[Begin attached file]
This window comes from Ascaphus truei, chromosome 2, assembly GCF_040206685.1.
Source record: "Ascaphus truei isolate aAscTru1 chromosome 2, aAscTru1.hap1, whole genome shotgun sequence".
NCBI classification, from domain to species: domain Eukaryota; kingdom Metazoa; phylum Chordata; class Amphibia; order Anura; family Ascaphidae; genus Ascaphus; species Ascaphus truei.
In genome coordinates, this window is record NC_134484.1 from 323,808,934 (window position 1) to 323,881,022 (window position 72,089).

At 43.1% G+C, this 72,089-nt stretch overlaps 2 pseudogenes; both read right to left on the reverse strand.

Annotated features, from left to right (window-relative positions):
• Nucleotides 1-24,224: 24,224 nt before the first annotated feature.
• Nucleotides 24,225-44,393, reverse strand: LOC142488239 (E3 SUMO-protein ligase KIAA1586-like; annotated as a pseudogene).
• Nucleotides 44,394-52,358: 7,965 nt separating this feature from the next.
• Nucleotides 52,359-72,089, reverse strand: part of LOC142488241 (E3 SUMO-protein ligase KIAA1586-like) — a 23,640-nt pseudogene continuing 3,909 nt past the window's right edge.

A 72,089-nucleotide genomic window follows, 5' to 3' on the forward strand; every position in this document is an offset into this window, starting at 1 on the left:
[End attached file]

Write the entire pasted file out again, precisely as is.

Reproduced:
This window comes from Ascaphus truei, chromosome 2, assembly GCF_040206685.1.
Source record: "Ascaphus truei isolate aAscTru1 chromosome 2, aAscTru1.hap1, whole genome shotgun sequence".
NCBI classification, from domain to species: domain Eukaryota; kingdom Metazoa; phylum Chordata; class Amphibia; order Anura; family Ascaphidae; genus Ascaphus; species Ascaphus truei.
In genome coordinates, this window is record NC_134484.1 from 323,808,934 (window position 1) to 323,881,022 (window position 72,089).

At 43.1% G+C, this 72,089-nt stretch overlaps 2 pseudogenes; both read right to left on the reverse strand.

Annotated features, from left to right (window-relative positions):
• Nucleotides 1-24,224: 24,224 nt before the first annotated feature.
• Nucleotides 24,225-44,393, reverse strand: LOC142488239 (E3 SUMO-protein ligase KIAA1586-like; annotated as a pseudogene).
• Nucleotides 44,394-52,358: 7,965 nt separating this feature from the next.
• Nucleotides 52,359-72,089, reverse strand: part of LOC142488241 (E3 SUMO-protein ligase KIAA1586-like) — a 23,640-nt pseudogene continuing 3,909 nt past the window's right edge.

A 72,089-nucleotide genomic window follows, 5' to 3' on the forward strand; every position in this document is an offset into this window, starting at 1 on the left: